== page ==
Top tips for a tip-top eclipse

On August 21st, 2017, the moon will cast a shadow across North America. The eclipse will be partially visible from Canada to Mexico, but for the best view of this unique, celestial event you want to be inside the ‘Path of Totality’. Here is a list of all the harbors on the West and East coasts that fall inside that path, with links to the weather pages so you stay up-to-date right up to the date!

Where to watch

The moon’s shadow will touch the coast at 10:15am Pacific Daylight Time. It will completely cover the sun for all those viewing it from Waldport up to just south of Cape Lookout. The longest total eclipse will be for 1 min 50 secs, between Lincoln City and Newport.

List of harbors, starting from south and moving north:

Drift Creek
Yaquina River Bar
Depoe Bay
(Netarts – just outside of totality)
(Tillamook– just outside of totality)

South Carolina:
At 2:45pm Eastern Daylight Time, the eclipse will cross the I95 before leaving the State, and the country, and heading out to the ocean at 2:49pm. The shadow will reach just south of Charleston to just north of Georgetown. The best spots along the coast will be anywhere around Bull’s Bay, where the moon will cover the sun for a whopping 2 and a half minutes!

List of harbors, starting from south and moving north:

(Folly River – just outside totality)
Fort Sumter
Parker Island
Wharf Creek
Moore’s Landing
Five Fathom Creek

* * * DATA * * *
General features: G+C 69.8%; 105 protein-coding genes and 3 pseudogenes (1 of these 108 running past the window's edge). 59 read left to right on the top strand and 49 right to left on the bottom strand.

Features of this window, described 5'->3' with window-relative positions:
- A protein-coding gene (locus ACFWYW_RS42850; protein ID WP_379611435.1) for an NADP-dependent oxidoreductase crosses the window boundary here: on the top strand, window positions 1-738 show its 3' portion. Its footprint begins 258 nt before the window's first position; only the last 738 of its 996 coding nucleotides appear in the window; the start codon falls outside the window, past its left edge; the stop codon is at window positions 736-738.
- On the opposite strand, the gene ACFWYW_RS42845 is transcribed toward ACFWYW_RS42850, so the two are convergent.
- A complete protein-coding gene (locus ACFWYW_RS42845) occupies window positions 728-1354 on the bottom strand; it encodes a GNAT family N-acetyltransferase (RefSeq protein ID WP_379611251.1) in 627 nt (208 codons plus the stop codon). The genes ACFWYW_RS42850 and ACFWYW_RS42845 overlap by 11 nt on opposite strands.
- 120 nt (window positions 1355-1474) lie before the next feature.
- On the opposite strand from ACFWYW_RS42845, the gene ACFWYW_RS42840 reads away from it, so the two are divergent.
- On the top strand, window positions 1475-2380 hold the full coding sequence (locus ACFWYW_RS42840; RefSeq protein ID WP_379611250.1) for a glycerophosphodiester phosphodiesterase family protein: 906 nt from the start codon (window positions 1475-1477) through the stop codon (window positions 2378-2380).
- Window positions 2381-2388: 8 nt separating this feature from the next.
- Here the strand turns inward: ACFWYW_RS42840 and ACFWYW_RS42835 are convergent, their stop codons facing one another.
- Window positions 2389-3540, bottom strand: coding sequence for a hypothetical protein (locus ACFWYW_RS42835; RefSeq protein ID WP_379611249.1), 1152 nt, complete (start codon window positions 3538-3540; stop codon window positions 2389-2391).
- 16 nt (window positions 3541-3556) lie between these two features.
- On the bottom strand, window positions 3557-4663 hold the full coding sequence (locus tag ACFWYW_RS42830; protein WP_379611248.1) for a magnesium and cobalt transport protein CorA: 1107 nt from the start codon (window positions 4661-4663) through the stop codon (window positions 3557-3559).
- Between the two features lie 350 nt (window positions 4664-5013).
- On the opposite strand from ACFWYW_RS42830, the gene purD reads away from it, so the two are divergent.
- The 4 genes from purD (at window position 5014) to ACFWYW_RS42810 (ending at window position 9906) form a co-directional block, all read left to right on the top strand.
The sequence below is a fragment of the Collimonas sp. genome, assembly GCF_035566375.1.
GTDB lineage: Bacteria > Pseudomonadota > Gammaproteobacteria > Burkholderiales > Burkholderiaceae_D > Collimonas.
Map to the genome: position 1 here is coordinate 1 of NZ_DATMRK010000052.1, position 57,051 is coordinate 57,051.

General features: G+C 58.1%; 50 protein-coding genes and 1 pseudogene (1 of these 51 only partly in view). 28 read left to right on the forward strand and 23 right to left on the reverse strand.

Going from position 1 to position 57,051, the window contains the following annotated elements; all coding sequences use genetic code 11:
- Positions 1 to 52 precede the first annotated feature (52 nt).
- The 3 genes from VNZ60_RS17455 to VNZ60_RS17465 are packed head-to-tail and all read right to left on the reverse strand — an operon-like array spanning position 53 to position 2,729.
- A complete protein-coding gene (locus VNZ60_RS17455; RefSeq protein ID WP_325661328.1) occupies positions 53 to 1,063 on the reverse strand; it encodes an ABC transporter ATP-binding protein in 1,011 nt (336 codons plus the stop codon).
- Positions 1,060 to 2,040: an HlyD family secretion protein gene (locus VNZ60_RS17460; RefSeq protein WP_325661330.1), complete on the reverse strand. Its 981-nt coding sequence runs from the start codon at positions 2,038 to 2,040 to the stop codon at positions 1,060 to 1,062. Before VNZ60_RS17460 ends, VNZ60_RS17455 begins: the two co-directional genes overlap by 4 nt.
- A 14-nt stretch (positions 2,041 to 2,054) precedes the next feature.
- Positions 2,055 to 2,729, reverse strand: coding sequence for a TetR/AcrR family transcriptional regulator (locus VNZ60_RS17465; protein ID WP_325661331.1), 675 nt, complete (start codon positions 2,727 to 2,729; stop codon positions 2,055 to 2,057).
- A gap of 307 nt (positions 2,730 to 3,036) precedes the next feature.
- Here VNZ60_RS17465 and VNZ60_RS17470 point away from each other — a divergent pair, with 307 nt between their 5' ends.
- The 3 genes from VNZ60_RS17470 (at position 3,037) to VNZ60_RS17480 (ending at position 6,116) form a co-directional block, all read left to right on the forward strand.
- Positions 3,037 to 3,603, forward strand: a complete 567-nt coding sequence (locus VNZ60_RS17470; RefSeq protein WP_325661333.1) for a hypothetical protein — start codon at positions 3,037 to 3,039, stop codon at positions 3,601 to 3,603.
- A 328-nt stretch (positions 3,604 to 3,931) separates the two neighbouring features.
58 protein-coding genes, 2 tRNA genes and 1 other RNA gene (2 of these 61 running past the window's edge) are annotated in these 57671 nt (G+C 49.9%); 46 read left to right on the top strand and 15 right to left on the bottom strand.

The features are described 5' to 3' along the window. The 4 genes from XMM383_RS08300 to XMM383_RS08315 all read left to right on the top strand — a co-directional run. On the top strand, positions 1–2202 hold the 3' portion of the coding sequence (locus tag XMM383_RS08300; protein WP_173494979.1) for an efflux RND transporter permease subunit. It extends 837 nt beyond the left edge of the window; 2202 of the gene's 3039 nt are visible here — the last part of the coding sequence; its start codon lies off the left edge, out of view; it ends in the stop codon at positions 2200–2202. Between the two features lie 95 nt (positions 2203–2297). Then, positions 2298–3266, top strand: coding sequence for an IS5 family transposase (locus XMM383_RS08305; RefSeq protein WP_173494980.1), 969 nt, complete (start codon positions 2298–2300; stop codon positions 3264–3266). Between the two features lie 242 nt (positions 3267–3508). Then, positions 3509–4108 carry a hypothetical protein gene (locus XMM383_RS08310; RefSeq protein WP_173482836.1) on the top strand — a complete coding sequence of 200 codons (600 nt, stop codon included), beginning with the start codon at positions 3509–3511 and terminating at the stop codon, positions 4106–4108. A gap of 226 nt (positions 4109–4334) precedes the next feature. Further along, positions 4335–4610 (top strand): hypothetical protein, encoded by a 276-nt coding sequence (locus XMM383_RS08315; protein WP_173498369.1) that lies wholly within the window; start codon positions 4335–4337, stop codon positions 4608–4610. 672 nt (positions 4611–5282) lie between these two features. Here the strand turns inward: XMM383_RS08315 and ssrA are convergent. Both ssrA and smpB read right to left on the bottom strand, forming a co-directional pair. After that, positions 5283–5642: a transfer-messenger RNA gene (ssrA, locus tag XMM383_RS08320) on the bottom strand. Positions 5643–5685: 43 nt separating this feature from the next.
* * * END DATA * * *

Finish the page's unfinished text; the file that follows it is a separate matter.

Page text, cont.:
Harbor River Entrance
Cape Romain
Casino Creek
Minim Creek
Georgetown Lighthouse
South Island Ferry
Oyster Landing
(Pawley’s Island Pier – just outside totality)

Important tips for watching the Eclipse

Never look directly at the sun. Make sure you have specially-made solar filters, most commonly in the form of Eclipse Glasses. You can buy these at many retail locations.

Only during the complete totality of the eclipse is it safe to see the moon completely covering the sun without protection (see times and locations above). It will become noticeably darker for a minute or two. As soon as the moon begins to complete its traverse of the sun, look away and put your eclipse glasses back on. Source.

If you are outside the area of totality, you can use a telescope to project the eclipse onto a white sheet of card. This way you can fine-tune the focus of the telescope to get a crisp image of the sun and moon. It is also possible to see sunspots. However this technique is probably not great if you are on a boat!

What causes an eclipse?

Put simply, it is the alignment of the earth, the moon and the sun. The moon’s orbit is at a 5 tilt to Earth’s, so it only happens when the moon crosses the Earth’s plane, passing between it and the sun. This happens somewhere on the globe roughly once every 18 months.
The moon is about 400 times smaller than the Sun, and the Sun is about 400 times further away. Even taking into account the variability in the respective orbits, the moon fits exactly into the shape of the sun.
Since its creation in the early days of the Solar System, the moon has been slowly but steadily moving away from the Earth. Millions of years ago the moon would have been much bigger in the sky, obscuring the sun much more than it does now. And about 50 million years in the future the moon won’t hide the sun at all. The near-perfect alignment of the moon, earth and sun, and the emergence of humans capable of appreciating it is a coincidence of cosmic proportions. Source.

Stay in touch

If you are planning on viewing the eclipse, we would love to see any photos you take. Get in touch on our Facebook or Instagram pages, or email them to us: [email protected].